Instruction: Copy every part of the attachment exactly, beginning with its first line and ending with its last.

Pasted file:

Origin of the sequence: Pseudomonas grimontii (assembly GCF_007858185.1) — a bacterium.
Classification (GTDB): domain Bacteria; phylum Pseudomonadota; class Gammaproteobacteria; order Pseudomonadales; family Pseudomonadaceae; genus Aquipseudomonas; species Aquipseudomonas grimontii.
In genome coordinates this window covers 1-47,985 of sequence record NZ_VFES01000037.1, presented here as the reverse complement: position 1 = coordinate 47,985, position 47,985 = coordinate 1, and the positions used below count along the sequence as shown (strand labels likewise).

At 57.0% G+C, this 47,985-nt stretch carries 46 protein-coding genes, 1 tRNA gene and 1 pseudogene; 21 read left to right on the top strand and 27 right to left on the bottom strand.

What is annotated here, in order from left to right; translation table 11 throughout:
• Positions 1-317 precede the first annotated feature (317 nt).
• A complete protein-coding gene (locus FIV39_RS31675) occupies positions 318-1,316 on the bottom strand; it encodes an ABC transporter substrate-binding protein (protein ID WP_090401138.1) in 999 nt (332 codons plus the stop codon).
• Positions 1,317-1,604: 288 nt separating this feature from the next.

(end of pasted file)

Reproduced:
Origin of the sequence: Pseudomonas grimontii (assembly GCF_007858185.1) — a bacterium.
Classification (GTDB): domain Bacteria; phylum Pseudomonadota; class Gammaproteobacteria; order Pseudomonadales; family Pseudomonadaceae; genus Aquipseudomonas; species Aquipseudomonas grimontii.
In genome coordinates this window covers 1-47,985 of sequence record NZ_VFES01000037.1, presented here as the reverse complement: position 1 = coordinate 47,985, position 47,985 = coordinate 1, and the positions used below count along the sequence as shown (strand labels likewise).

At 57.0% G+C, this 47,985-nt stretch carries 46 protein-coding genes, 1 tRNA gene and 1 pseudogene; 21 read left to right on the top strand and 27 right to left on the bottom strand.

What is annotated here, in order from left to right; translation table 11 throughout:
• Positions 1-317 precede the first annotated feature (317 nt).
• A complete protein-coding gene (locus FIV39_RS31675) occupies positions 318-1,316 on the bottom strand; it encodes an ABC transporter substrate-binding protein (protein ID WP_090401138.1) in 999 nt (332 codons plus the stop codon).
• Positions 1,317-1,604: 288 nt separating this feature from the next.